In a few weeks Airdrie resident, Samantha Shannon and her family of five will find out if they won in a nationwide competition, Live Net Zero.

The challenge, developed by Canadian Geographic, saw seven other Canadian families going head-to-head in different weekly competitions to address sustainability in their households.

during the Solar install with Airdrie's ONLY local solar company - Solis Energy based out of Coopers.  (Lochlan(9) in the black and green, My husband Kevin Shannon, Grace (5), Myself, Landon (7) blonde boy in blue.) the kids were very excited to be apart of the process and get the opportunity to go up and see the panels installed up close. The Shannon family in Airdrie was part of a nationwide competition to reduce their carbon footprint. This is the moment captured when the family's solar panels were being installed by Solar Install - the only local solar company based in the city. (Photo provided by Memories 2 Memory)

When DiscoverAirdrie last spoke to Shannon, her family was in the first weekly challenge concerning commuting. At that time, the family home was also in the process of becoming the second home in the city to have a geothermal exchange heating unit installed. The exchange allows the home to heat at 400 per cent efficiency. 

Since then, the family completed other challenges including a heating and cooling challenge, an electricity challenge, as well as the culmination challenge during the holiday season. 

"It has been a bit of a whirlwind. We had the six challenges, and they all [went] for about two weeks at a time."

When asked which challenge was the most difficult, Shannon said the holiday challenge proved hard, only because the family already has many practices in place to reduce their carbon footprint.

"We don't travel over Christmas; we have always used Zoom to broadcast our kids opening their Christmas presents. Their grandparents from B.C. and Southern Alberta, and our extended family in Ontario all get to be a part of the magic without everybody having to fly and commute or drive."

Shannon also shared a few tidbits of knowledge from the process, which may turn other owners onto thinking about more energy-efficient sustainable homes. According to Shannon, approximately 30 per cent of homes' heat energy is lost through air leaks.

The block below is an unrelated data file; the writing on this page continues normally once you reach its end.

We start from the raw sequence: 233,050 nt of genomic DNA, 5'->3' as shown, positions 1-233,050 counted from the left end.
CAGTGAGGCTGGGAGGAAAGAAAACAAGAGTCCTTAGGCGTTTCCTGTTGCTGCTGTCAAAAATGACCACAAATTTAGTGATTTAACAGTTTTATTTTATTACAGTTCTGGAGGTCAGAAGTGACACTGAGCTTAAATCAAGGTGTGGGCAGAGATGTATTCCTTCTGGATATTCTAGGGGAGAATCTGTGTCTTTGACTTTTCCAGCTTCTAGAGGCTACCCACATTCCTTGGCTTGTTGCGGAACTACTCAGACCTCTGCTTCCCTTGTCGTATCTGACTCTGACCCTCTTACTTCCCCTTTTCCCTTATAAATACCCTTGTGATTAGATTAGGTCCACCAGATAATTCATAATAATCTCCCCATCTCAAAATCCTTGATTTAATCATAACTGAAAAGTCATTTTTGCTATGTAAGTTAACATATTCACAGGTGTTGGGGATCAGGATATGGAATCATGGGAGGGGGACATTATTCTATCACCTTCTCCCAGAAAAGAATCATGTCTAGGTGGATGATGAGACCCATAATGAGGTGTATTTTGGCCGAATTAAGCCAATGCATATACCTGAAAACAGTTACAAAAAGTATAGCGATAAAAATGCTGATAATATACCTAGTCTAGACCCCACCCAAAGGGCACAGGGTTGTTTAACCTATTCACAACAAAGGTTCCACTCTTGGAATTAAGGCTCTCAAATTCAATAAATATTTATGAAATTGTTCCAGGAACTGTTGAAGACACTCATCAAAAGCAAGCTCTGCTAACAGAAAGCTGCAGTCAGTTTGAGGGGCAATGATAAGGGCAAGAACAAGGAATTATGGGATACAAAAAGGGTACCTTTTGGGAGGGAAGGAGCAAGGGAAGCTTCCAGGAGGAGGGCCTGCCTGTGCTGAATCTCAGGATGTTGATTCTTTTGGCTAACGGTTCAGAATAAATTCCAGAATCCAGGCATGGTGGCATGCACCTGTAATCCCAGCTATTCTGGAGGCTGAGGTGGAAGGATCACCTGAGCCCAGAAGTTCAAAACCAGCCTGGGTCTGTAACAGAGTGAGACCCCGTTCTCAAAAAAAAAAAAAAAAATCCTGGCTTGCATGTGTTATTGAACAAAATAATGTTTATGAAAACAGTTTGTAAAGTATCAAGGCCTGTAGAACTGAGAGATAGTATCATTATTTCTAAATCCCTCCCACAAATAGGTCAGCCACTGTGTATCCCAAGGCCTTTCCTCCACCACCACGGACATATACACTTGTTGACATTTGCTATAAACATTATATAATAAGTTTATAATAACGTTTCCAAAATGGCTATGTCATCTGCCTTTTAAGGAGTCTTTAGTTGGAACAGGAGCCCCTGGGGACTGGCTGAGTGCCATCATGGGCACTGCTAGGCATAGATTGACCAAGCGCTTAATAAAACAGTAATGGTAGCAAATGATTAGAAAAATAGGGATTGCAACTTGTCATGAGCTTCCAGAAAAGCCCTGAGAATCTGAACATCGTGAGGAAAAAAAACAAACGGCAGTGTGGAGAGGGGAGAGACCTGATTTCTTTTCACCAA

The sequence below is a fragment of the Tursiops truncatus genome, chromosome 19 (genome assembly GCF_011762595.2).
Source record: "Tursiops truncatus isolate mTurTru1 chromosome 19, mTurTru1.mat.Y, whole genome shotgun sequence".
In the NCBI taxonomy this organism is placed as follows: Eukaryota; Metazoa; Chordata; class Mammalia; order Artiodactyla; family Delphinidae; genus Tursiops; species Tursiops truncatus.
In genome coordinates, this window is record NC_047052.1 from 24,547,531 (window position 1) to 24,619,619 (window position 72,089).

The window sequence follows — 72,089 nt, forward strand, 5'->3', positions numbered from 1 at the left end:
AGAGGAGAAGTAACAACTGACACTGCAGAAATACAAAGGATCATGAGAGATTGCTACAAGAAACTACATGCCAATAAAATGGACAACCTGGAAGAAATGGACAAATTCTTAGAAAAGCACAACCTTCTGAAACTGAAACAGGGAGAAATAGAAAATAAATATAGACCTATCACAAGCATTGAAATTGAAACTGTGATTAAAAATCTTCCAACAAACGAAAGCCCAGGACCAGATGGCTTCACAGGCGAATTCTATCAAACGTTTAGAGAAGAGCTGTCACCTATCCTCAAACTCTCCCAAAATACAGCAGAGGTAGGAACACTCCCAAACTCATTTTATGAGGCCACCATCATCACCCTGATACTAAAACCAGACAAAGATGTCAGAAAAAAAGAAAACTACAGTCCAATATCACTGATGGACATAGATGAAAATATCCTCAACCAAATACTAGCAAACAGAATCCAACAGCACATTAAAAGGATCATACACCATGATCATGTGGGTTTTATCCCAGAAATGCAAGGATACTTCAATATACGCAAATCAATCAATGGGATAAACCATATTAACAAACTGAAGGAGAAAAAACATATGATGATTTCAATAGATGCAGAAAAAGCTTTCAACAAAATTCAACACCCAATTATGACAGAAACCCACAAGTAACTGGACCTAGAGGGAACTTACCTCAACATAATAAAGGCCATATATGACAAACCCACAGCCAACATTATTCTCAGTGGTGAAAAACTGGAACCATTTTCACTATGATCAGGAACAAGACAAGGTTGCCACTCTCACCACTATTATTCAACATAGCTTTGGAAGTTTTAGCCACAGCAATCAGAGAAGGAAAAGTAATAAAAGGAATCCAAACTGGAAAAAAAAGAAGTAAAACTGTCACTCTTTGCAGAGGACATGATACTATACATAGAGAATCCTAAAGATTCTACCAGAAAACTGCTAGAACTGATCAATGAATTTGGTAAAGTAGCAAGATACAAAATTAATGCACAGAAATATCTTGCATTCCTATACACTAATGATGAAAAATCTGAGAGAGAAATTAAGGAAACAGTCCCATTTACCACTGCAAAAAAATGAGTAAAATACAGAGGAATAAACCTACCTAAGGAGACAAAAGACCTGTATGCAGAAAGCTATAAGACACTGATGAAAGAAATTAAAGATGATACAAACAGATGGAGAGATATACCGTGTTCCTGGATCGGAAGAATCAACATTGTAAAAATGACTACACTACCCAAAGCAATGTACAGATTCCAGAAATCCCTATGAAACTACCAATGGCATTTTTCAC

"It is one of the most cost-efficient ways to reduce your energy consumption, thus saving money on your utility bills – which is of importance to everyone. A lot of our competitors sealed up air gaps with DIY [Do It Yourself] methods, while we opted for a process called Aerobarrier, which uses physics and an atomized sealant to find and seal leaks that aren’t always accessible to a human in a finished house."

But what about the unbearable cold snap Alberta was plunged into in January? Did the family find it difficult to heat their home, while also being cognizant of their carbon footprint?

"Though we are still grid-tied and reliant on the electricity from the grid, we were able to maintain comfortable temperatures inside our home the whole two weeks," Shannon said. "When we were in that state of emergency because we are already so self-sustainable as it is, we were still able to be well below what was advised for electricity consumption. We were heating our home and our kids, were still watching Netflix."

With winter behind the family, Shannon said that she is looking forward to summer.

"Even though our home is net zero, it's on an annual basis, not necessarily day-to-day. So, we're reliant on those summer months, where we can overproduce on electricity with our solar array."

The family has a total of 42 solar panels on their roof, and not only will that generate energy for them, but they also get a credit from their utility companies.

"We use that towards the additional amount that your every typical family needs over the winter time. We're very excited to get our first summer of consumption, and then our bills will equalize over the year."

But that's not the only thing that Shannon is eagerly awaiting. As part of the 2024 Calgary Eco-Solar Home Tour, the family's home will be showcased and the public will be able to visit it.

"...for those that are interested in seeing what a sustainable house looks like in Airdrie! You can come by and tour the house and ask us questions and see that even though our house is no different than our neighbours, it runs much differently."

Shannon is also focused on the release of a documentary that she has worked on for the better part of two years. She said the documentary is a sister project in the city that saw the same practices utilized to try and achieve Net Zero.

"That short-form documentary “No Demo Net Zero” has been submitted to 13 film festivals across North America, and will be released on Telus later this year thanks to funding from STORYHIVE."

The Shannon family was the only family from Alberta to participate in the challenge. Other contenders include families from Ontario, Quebec, Nova Scotia, Manitoba, and New Brunswick.

According to previous Statistics Canada data, 23.8 per cent of Canada's total energy consumption is used to power our homes, and generates 18.8 per cent of the country's Green House Gas (GHG) emissions.

The winner of the challenge will win a $50,000 cash prize.

Send your news tips, story ideas, pictures, and videos to You can also message and follow us on Twitter: @AIR1061FM

DiscoverAirdrie encourages you to get your news directly from your trusted source by bookmarking this page and downloading the DiscoverAirdrie app. For breaking news, weather and contest alerts click here.